Midd music graphic link
Badger-Two Medicine

During Middlebury's 2018 January term, I worked with Becca Holdhusen '18 on a cartography independent project advised by Professor Jeff Howarth. For our project, we researched and mapped the history of environmental and political injustice on the Blackfeet reservation and their sacred lands in Montana near Glacier National Park. Click here or on the image to see a higher resolution version of this layout.

One aspect of our research explored the history of the Blackfeet reservation from 1800 to 1895, in particular the actions of the American and Canadian governments to drastically reduce their homeland through false treaties and intimidation. In addition, we researched the modern day environmental struggles to ban oil and gas leasing on the Badger-Two Medicine, which has been in place since the 1980s. We also examined the meaning and uses of mountain cartography and whether it can be used to enhance our understanding of issues of injustice.

The full set of maps we designed for this project can be viewed here.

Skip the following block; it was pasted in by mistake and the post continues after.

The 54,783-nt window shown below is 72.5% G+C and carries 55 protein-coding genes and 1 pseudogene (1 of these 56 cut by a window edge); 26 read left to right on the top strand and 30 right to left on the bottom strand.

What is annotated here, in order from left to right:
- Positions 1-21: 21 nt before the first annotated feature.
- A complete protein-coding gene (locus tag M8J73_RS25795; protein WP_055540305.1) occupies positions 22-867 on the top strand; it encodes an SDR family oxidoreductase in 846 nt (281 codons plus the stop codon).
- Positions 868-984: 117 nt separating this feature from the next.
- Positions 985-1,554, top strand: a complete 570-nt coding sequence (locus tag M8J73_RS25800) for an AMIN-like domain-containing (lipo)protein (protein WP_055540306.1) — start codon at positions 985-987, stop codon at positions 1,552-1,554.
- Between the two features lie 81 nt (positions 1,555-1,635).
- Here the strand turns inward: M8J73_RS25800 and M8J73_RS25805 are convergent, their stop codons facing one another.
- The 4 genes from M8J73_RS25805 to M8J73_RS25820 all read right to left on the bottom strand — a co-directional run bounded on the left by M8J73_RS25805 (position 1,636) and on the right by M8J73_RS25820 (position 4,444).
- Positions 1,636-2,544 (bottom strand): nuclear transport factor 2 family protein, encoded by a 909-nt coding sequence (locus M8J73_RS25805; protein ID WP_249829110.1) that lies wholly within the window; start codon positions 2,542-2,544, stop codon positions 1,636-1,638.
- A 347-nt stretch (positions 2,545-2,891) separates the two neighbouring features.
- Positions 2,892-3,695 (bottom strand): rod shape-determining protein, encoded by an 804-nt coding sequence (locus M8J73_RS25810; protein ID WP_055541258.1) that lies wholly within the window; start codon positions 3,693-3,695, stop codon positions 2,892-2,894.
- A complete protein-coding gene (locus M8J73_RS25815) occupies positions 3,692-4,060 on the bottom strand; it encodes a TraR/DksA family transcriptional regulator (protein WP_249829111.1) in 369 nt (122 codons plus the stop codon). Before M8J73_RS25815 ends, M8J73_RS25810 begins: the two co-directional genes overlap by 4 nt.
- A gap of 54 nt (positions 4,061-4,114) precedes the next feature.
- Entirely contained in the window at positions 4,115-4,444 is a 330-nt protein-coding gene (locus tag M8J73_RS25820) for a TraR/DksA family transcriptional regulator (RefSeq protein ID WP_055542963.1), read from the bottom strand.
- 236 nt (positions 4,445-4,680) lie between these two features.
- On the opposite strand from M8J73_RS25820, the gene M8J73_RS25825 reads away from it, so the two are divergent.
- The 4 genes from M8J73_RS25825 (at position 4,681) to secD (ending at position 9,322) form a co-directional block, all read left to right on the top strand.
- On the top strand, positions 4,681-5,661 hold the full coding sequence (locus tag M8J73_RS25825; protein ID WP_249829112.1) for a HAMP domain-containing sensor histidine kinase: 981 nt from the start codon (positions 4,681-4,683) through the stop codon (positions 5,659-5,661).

Independent Study, Middlebury College, January 2019


earth engine ss
Generative image processing

In a 300x300 pixel digital image in RGB color space, there are approximately 7.059 x 10649765 possible images to be created. Despite the refrain that new imagery is impossible, this series of work explores the potential of digital imagery for novel compositional and formal creations. Through generative processing of thousands of historical paintings from wikiart.org, these images represent attempts to engage with art history through contemporary digital techniques. These works are generated using Python image processing libraries such as scikit-image and Pillow.

Fall 2020


warhol
Code sketches in p5.js